What does Rodney Carney do well?

Posted on October 12, 2010 by


Andres Perezchica grew up in California and was at UC Berkeley during the Warriors’ We Believe era. He then studied a master’s program in Finance in Monterrey, Mexico, where he became intrigued by the growing field of Sports Economics. He is currently living back in California.  Andres previously authored a study of D-League players and last first round draft choice.

In their new book Pro Basketball Prospectus: 2010-11, Bradford Doolittle and Kevin Pelton preview every team in the NBA. When assessing Golden State Warriors’ new addition Rodney Carney, Doolittle and Pelton write that he “needs to figure out what he does well and cut out the rest.” Here is a hint as to what he is good at, and what he may need to cut out:

“Carney’s love affair with the three-point line continues unabated, though he barely cracked a 30 percent success rate from there. He is pretty effective in isolations, when he is less prone to settle for the outside shot, and also runs the floor well. Defensively, Carney’s teams have been consistently better when he’s on the floor.”

Warriors Head Coach Keith Smart already named his starting line-up, and Dorell Wright is going to start at the small forward position. But Carney will see spot minutes behind Wright or at shooting guard behind Monta Ellis. Let’s take a look at what kinds of things will keep him on the floor.

First, we turn to Alberto Alvarez’s Wins Produced to see his overall effectiveness. Carney was a below-average performer last season but has been steadily improving over his four-year career. After producing in the negative for his first two seasons in the NBA, essentially taking wins away from his team, he has seen his production rise into the positive range the last two years. In the following table, we see Carney’s production over the first four seasons of his career.

Carney has seen an improvement every season in the league, even with less playing time last season for the Philadelphia 76ers. In this table, we can also see that Carney has gone from a bad investment to somewhat of a bargain. His rookie contract expired after the 2008-09 season, in which he made $1.656 million. He then signed for the veteran’s minimum of $855,000. Because of this pay cut and his increased improvement, Carney more than doubled his Wins Produced per Million dollars earned from his third to fourth season. The Warriors hope he can continue his improvement and develop into an above-average performer for them this season, at a discounted rate.

So how has Carney been able to make this improvement, and what does he need to focus on to keep it up? For answers, we look at the numbers in Doolittle and Pelton’s comments on the Warriors. Below are some of the statistics used in their evaluation of Rodney Carney.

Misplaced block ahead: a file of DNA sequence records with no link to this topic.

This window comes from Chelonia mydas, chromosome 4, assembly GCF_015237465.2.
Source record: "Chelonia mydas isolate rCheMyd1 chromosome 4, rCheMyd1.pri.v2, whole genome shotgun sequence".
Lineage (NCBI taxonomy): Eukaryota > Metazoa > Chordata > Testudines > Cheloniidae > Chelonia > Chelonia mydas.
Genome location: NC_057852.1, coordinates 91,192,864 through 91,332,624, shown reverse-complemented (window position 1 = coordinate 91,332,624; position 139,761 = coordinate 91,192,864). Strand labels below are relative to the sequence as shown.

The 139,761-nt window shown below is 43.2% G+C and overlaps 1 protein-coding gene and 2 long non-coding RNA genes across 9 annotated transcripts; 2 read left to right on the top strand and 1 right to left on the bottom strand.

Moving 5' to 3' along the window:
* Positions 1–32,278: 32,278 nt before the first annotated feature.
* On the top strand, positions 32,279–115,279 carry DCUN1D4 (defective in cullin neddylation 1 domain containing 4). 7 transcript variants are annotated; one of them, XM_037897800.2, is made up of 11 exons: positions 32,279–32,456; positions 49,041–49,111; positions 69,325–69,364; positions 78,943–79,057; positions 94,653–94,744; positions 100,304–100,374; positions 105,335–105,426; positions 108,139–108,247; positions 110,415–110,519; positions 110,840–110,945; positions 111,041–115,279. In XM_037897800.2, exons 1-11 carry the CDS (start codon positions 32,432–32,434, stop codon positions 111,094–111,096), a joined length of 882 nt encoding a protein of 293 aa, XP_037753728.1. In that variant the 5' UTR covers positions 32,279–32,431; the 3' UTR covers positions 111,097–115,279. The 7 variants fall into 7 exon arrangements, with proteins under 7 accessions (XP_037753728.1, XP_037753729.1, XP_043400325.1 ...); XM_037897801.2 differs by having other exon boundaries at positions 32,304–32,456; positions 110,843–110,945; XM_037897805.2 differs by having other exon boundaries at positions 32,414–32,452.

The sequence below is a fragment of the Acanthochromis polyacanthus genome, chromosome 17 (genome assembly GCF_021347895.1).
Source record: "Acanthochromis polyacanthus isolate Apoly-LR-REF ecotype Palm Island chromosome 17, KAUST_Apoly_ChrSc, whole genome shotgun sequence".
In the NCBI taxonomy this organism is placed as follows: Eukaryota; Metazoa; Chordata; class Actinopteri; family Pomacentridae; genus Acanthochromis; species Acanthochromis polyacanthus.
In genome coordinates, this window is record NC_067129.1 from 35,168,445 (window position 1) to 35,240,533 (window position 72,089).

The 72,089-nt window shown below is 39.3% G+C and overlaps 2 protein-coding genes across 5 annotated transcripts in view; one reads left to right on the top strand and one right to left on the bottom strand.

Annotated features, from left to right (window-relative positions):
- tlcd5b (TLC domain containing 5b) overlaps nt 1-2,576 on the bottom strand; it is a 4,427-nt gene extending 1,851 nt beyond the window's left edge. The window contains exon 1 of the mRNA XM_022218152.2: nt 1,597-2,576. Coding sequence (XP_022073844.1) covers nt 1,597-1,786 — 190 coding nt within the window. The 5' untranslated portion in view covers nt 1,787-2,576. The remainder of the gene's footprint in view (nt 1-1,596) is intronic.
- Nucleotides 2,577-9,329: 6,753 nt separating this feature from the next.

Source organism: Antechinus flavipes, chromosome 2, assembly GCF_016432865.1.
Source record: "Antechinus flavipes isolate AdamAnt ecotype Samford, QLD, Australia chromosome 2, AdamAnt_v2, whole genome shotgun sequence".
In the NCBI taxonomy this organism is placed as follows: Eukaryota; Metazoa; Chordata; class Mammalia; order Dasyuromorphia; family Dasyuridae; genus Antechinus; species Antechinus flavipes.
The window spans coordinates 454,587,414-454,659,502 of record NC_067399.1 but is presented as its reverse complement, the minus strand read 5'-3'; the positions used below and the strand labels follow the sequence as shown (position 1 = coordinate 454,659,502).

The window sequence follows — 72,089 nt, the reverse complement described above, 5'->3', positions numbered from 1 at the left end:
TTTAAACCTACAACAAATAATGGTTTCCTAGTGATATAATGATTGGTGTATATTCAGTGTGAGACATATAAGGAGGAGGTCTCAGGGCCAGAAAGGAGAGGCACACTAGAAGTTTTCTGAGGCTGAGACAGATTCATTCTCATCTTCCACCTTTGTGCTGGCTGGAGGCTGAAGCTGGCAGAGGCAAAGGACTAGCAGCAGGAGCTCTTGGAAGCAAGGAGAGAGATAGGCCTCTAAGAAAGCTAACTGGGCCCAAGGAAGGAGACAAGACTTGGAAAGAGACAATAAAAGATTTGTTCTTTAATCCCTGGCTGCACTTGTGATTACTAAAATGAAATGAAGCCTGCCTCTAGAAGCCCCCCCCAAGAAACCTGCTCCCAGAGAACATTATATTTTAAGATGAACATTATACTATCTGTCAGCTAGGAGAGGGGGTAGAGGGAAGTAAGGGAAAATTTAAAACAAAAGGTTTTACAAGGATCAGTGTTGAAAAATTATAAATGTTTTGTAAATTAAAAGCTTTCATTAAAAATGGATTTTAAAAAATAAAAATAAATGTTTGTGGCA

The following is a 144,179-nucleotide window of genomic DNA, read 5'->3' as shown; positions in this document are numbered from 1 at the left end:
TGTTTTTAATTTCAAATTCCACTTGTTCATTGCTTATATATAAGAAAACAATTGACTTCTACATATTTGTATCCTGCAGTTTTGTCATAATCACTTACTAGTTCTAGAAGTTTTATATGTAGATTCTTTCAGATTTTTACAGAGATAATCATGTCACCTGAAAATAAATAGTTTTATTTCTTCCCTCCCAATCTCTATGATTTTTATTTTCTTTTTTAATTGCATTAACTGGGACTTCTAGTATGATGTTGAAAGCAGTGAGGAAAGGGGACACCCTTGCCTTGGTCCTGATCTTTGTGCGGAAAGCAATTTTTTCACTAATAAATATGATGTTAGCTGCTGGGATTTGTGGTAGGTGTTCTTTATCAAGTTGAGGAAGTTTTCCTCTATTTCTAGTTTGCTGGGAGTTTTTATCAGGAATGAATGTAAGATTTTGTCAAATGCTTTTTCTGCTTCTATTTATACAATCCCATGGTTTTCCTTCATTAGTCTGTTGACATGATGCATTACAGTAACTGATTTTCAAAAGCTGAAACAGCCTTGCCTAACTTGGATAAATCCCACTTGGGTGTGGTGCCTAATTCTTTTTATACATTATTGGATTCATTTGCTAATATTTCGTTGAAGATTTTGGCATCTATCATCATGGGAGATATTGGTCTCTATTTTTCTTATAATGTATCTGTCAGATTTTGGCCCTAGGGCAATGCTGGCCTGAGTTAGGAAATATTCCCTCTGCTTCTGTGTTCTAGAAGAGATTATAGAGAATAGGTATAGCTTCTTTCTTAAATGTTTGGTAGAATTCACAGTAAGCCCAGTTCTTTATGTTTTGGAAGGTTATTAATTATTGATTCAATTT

As the table shows, Carney’s Usage rate has decreased over the last three seasons. (Basketballprospectus.com defines Usage rate as FGA + (.44*FTA) + TO.) A decrease in Turnovers is one reason why his Usage rate was lower and his efficiency higher last season. Another reason for this change is his shot selection. The percentage of Carney’s shots that came from the free throw line is represented in Table 2 by the statistic FTA%. You can see that he got to the free throw line more last season than in any other. In addition, he has improved his free throw shooting percentage in every season, making his ability to get to the line more effective. This is a major reason Carney has seen his production rise over his career, and something that will earn him minutes in the Warriors’ rotation.

We can also see improvements in Carney’s rebounding and passing of the ball. Last year he posted his highest ratings in both Rebound and Assist Percentage (Here, Rebound Percentage is the percent of total rebounds available that Carney grabs; Assist Percentage is the percent of his team’s assists that he gives out.). Carney is adding possessions to his teams by rebounding at a higher rate and being more efficient when making decisions with the ball. This is especially important on a team with small guards in Ellis and Stephen Curry. His ability to help rebound and start the fast break will allow the Warriors to play at a fast pace.

The best way for Carney to get extended minutes off the bench will be by playing good defense. He has shown that he can defend perimeter players, taking on the responsibility of defending the opponent’s best perimeter player in the past. His teams have been better defensively with him on the floor, so this is something Coach Smart will count on when he puts Carney on the floor.

– Andres Perezchica